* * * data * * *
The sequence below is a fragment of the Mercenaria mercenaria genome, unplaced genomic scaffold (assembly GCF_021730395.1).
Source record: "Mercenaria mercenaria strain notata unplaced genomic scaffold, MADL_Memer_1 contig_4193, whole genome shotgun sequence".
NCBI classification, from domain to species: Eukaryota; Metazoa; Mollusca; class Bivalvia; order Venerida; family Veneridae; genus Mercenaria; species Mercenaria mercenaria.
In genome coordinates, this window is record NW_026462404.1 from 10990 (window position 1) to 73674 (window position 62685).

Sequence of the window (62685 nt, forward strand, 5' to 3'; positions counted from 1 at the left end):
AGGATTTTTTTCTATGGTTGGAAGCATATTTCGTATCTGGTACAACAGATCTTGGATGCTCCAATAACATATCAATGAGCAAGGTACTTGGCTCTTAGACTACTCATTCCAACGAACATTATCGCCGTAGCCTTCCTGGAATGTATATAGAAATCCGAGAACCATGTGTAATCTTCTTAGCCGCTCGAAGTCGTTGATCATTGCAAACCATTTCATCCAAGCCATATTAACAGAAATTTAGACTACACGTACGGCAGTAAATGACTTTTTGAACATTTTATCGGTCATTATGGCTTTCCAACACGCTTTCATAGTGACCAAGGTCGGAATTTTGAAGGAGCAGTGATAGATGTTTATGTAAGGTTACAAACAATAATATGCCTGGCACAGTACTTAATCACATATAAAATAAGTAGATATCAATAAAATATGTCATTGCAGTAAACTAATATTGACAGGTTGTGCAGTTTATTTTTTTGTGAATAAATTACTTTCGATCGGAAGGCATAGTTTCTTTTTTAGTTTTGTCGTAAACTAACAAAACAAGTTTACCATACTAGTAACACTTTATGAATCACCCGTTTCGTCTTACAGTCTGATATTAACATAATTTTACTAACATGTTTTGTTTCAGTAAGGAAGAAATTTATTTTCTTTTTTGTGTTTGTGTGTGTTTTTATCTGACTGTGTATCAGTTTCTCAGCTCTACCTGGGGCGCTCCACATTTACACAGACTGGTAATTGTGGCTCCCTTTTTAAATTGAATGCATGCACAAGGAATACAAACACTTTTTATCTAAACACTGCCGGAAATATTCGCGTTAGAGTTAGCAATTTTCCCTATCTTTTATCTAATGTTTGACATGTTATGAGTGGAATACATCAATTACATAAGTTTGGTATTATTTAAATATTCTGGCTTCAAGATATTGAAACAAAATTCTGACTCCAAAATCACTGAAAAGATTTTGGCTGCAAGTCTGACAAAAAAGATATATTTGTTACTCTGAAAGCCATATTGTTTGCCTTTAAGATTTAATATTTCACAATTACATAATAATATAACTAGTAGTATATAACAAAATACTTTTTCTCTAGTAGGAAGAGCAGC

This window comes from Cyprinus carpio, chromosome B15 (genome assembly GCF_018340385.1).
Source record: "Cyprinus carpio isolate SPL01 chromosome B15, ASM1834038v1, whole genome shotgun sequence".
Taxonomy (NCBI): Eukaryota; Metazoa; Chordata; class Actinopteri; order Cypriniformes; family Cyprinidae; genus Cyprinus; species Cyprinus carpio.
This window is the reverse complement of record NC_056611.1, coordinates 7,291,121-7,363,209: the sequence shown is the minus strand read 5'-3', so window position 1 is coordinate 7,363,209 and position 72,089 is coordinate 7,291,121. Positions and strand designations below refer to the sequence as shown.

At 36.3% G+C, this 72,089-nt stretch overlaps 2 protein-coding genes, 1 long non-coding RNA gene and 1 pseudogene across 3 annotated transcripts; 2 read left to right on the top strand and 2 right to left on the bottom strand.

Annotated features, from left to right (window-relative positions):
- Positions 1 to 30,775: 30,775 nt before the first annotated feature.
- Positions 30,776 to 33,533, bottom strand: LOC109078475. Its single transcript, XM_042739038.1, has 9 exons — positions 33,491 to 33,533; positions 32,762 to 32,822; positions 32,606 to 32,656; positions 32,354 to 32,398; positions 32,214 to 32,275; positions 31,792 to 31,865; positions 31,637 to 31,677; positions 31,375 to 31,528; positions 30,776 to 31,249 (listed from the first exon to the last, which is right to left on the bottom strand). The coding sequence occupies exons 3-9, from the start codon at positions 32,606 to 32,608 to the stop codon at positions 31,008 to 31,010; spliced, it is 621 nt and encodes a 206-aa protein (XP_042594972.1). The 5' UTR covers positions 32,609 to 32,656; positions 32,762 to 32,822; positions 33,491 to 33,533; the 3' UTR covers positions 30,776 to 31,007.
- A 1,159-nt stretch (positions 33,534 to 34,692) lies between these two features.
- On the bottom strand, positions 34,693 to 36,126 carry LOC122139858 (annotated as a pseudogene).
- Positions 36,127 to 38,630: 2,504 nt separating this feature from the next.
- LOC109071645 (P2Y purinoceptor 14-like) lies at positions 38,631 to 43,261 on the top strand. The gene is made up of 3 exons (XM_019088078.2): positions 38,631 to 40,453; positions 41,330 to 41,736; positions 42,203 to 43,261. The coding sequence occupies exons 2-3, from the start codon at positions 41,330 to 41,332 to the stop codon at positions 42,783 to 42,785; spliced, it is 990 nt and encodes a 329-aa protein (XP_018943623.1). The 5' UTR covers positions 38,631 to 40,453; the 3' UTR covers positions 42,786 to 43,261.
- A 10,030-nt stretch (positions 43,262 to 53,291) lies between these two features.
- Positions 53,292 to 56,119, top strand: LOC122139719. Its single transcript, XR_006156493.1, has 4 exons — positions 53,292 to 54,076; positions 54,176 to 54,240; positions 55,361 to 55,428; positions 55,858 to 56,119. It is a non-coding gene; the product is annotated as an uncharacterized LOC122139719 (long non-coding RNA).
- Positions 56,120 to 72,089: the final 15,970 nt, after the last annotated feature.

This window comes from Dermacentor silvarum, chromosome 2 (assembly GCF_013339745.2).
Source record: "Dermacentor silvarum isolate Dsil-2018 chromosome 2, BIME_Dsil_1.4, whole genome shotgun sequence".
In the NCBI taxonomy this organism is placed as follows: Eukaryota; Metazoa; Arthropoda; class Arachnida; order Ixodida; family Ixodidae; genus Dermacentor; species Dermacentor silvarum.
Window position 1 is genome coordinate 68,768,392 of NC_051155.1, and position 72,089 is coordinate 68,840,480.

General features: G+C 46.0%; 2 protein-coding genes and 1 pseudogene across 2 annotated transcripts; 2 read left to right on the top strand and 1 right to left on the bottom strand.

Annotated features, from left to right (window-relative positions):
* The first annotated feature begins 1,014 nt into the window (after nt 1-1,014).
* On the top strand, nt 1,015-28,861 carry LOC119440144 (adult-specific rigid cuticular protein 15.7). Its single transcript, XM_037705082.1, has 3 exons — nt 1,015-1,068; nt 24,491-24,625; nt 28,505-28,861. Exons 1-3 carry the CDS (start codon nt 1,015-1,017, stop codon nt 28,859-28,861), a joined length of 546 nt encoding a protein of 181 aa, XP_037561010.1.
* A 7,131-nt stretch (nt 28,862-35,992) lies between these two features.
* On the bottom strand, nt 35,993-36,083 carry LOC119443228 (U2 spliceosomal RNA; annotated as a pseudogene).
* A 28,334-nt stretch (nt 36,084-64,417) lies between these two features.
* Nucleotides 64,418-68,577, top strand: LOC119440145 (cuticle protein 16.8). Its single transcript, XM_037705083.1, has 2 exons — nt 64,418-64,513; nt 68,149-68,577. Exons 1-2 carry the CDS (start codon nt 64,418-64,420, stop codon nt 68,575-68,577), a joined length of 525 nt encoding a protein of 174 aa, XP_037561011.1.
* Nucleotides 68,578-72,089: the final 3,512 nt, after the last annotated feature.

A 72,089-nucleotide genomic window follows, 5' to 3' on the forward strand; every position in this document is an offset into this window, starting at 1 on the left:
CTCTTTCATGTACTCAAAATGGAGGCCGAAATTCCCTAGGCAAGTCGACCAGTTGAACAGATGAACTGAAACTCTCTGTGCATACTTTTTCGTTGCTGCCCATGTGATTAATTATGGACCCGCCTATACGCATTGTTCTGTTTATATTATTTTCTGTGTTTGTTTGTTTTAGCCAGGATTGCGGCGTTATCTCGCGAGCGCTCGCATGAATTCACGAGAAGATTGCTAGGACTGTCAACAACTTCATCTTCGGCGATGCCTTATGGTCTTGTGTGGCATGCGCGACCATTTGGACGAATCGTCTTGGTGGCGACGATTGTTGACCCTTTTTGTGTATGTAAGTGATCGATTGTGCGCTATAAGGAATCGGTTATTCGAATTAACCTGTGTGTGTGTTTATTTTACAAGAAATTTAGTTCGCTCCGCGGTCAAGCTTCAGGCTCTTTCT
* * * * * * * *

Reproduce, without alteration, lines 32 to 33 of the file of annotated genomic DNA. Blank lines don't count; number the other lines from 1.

* A 28,334-nt stretch (nt 36,084-64,417) lies between these two features.
* Nucleotides 64,418-68,577, top strand: LOC119440145 (cuticle protein 16.8). Its single transcript, XM_037705083.1, has 2 exons — nt 64,418-64,513; nt 68,149-68,577. Exons 1-2 carry the CDS (start codon nt 64,418-64,420, stop codon nt 68,575-68,577), a joined length of 525 nt encoding a protein of 174 aa, XP_037561011.1.